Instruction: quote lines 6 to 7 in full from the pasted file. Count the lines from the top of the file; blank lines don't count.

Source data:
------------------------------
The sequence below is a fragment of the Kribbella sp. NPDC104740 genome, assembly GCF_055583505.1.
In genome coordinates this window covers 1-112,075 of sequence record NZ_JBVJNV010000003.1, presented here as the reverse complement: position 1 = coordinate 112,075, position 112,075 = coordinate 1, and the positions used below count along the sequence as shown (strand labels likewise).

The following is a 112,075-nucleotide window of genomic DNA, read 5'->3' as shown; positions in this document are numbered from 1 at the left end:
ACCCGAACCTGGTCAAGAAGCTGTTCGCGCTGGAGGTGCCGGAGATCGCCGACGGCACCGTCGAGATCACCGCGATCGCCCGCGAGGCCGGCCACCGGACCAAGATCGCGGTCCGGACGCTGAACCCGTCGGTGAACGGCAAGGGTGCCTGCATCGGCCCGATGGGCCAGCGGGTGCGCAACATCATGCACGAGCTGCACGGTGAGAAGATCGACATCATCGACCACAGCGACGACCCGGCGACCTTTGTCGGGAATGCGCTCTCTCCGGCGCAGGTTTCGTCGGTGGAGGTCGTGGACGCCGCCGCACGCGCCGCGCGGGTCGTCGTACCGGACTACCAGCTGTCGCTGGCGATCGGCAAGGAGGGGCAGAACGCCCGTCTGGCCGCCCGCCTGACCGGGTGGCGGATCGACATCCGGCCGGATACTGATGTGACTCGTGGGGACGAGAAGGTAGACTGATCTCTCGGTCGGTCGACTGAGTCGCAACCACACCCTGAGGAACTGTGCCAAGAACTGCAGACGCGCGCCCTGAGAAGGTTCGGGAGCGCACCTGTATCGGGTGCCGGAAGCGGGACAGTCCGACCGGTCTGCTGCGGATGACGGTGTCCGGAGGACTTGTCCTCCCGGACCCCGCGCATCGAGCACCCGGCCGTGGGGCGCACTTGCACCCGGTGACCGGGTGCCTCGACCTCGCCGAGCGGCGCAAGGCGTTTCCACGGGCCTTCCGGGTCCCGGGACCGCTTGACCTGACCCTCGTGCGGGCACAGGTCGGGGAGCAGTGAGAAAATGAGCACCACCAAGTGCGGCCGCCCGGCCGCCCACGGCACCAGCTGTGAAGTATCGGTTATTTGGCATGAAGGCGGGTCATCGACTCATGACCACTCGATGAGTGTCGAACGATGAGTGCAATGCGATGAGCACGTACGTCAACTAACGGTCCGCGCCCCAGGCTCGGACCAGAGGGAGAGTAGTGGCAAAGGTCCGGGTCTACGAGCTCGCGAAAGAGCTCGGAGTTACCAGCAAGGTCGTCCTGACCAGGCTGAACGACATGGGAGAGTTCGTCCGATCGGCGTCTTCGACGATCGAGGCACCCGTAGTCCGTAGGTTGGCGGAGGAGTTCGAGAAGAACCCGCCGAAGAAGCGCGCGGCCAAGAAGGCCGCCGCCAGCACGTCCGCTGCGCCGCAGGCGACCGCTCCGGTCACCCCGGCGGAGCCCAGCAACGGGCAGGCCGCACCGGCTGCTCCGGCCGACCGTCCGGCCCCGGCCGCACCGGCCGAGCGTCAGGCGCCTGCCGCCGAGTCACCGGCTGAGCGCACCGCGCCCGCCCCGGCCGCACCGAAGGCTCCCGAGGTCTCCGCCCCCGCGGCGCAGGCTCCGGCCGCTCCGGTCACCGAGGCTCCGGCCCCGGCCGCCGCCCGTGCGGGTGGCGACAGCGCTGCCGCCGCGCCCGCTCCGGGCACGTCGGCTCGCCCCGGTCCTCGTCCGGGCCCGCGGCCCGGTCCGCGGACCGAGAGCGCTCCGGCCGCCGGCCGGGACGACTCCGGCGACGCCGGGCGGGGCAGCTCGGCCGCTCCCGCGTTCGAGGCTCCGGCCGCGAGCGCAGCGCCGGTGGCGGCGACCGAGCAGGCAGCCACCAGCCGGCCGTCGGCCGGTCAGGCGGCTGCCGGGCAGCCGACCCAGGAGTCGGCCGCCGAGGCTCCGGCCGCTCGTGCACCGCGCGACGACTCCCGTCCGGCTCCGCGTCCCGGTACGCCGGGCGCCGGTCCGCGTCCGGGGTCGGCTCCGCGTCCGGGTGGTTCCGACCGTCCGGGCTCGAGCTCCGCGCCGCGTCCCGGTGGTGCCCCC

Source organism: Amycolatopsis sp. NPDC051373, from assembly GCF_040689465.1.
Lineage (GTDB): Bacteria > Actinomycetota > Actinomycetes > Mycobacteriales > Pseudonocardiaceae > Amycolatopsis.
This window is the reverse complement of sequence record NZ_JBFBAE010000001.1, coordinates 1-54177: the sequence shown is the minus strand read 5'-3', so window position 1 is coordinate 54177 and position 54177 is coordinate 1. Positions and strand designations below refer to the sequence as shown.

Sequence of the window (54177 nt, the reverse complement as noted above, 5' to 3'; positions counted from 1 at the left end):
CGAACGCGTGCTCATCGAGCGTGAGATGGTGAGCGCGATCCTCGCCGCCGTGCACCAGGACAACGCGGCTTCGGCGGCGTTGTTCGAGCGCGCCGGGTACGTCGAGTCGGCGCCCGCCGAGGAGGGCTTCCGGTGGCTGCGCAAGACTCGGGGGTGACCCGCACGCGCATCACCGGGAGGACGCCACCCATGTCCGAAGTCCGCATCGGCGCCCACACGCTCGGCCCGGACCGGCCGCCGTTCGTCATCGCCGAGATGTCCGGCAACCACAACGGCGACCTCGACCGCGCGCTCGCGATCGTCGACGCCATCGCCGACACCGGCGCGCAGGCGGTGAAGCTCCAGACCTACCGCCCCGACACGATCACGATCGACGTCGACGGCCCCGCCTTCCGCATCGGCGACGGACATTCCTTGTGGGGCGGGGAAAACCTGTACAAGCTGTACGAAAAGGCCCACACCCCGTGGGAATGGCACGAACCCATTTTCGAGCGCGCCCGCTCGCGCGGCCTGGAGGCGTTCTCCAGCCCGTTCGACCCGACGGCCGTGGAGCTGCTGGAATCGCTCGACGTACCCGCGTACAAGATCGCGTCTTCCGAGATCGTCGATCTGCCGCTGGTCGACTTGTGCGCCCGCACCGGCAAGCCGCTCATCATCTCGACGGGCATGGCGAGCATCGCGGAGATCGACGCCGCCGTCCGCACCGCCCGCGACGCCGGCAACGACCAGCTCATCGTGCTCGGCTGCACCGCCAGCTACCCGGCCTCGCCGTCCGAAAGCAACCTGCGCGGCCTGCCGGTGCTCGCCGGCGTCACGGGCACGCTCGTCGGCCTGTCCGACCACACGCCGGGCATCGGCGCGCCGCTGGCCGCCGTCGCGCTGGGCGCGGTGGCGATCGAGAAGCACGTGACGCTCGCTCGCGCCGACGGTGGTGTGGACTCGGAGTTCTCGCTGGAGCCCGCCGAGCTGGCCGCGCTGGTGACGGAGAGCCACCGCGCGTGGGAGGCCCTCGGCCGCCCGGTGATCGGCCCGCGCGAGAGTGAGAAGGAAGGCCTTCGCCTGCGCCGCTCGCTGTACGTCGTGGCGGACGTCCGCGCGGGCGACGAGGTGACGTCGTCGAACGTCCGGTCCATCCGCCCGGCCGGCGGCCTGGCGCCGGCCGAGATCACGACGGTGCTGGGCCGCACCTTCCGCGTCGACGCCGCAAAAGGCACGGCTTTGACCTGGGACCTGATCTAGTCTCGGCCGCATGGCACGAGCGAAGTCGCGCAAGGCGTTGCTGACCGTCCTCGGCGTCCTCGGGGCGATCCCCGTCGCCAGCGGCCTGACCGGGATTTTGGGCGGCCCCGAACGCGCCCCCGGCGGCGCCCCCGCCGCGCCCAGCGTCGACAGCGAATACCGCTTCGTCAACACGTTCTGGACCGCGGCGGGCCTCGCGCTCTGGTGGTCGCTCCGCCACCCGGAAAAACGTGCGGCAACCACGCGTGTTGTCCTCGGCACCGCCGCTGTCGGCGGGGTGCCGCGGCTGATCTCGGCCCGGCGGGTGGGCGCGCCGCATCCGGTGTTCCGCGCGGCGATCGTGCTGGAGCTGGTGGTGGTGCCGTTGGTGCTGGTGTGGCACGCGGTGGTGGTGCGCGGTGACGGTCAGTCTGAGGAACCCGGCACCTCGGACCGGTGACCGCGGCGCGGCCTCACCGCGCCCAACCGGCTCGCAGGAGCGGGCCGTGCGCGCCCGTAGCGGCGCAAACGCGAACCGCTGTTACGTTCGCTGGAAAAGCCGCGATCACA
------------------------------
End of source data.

Lineage (GTDB): Bacteria > Actinomycetota > Actinomycetes > Mycobacteriales > Pseudonocardiaceae > Amycolatopsis.
This window is the reverse complement of sequence record NZ_JBFBAE010000001.1, coordinates 1-54177: the sequence shown is the minus strand read 5'-3', so window position 1 is coordinate 54177 and position 54177 is coordinate 1. Positions and strand designations below refer to the sequence as shown.